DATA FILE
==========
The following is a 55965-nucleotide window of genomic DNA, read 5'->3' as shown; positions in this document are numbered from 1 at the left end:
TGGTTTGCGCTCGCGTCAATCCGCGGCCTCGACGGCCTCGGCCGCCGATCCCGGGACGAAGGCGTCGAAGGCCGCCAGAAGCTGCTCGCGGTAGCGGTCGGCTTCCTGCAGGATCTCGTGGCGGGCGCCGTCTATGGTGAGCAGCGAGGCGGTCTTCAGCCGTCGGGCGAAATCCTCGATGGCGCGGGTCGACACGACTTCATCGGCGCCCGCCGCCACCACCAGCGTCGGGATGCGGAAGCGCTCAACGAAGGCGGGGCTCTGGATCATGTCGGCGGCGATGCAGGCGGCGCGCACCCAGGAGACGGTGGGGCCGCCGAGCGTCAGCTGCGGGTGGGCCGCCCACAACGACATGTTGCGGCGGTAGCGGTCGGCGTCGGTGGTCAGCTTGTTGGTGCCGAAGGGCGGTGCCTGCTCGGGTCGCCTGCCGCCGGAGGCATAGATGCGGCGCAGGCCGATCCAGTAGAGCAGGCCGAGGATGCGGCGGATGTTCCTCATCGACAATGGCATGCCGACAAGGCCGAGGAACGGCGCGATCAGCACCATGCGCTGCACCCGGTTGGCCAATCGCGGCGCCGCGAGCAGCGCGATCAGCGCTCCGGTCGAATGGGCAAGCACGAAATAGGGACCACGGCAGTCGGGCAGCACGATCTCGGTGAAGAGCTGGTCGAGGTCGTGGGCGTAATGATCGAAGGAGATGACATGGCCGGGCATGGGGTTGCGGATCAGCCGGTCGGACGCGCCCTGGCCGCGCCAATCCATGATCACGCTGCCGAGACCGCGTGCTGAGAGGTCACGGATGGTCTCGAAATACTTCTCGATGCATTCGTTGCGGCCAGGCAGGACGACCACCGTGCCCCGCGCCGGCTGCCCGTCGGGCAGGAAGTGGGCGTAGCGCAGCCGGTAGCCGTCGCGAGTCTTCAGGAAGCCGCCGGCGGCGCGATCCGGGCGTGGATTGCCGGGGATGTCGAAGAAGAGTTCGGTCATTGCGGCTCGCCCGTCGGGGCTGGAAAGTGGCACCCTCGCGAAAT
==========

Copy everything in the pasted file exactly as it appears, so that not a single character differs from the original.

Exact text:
The following is a 55965-nucleotide window of genomic DNA, read 5'->3' as shown; positions in this document are numbered from 1 at the left end:
TGGTTTGCGCTCGCGTCAATCCGCGGCCTCGACGGCCTCGGCCGCCGATCCCGGGACGAAGGCGTCGAAGGCCGCCAGAAGCTGCTCGCGGTAGCGGTCGGCTTCCTGCAGGATCTCGTGGCGGGCGCCGTCTATGGTGAGCAGCGAGGCGGTCTTCAGCCGTCGGGCGAAATCCTCGATGGCGCGGGTCGACACGACTTCATCGGCGCCCGCCGCCACCACCAGCGTCGGGATGCGGAAGCGCTCAACGAAGGCGGGGCTCTGGATCATGTCGGCGGCGATGCAGGCGGCGCGCACCCAGGAGACGGTGGGGCCGCCGAGCGTCAGCTGCGGGTGGGCCGCCCACAACGACATGTTGCGGCGGTAGCGGTCGGCGTCGGTGGTCAGCTTGTTGGTGCCGAAGGGCGGTGCCTGCTCGGGTCGCCTGCCGCCGGAGGCATAGATGCGGCGCAGGCCGATCCAGTAGAGCAGGCCGAGGATGCGGCGGATGTTCCTCATCGACAATGGCATGCCGACAAGGCCGAGGAACGGCGCGATCAGCACCATGCGCTGCACCCGGTTGGCCAATCGCGGCGCCGCGAGCAGCGCGATCAGCGCTCCGGTCGAATGGGCAAGCACGAAATAGGGACCACGGCAGTCGGGCAGCACGATCTCGGTGAAGAGCTGGTCGAGGTCGTGGGCGTAATGATCGAAGGAGATGACATGGCCGGGCATGGGGTTGCGGATCAGCCGGTCGGACGCGCCCTGGCCGCGCCAATCCATGATCACGCTGCCGAGACCGCGTGCTGAGAGGTCACGGATGGTCTCGAAATACTTCTCGATGCATTCGTTGCGGCCAGGCAGGACGACCACCGTGCCCCGCGCCGGCTGCCCGTCGGGCAGGAAGTGGGCGTAGCGCAGCCGGTAGCCGTCGCGAGTCTTCAGGAAGCCGCCGGCGGCGCGATCCGGGCGTGGATTGCCGGGGATGTCGAAGAAGAGTTCGGTCATTGCGGCTCGCCCGTCGGGGCTGGAAAGTGGCACCCTCGCGAAAT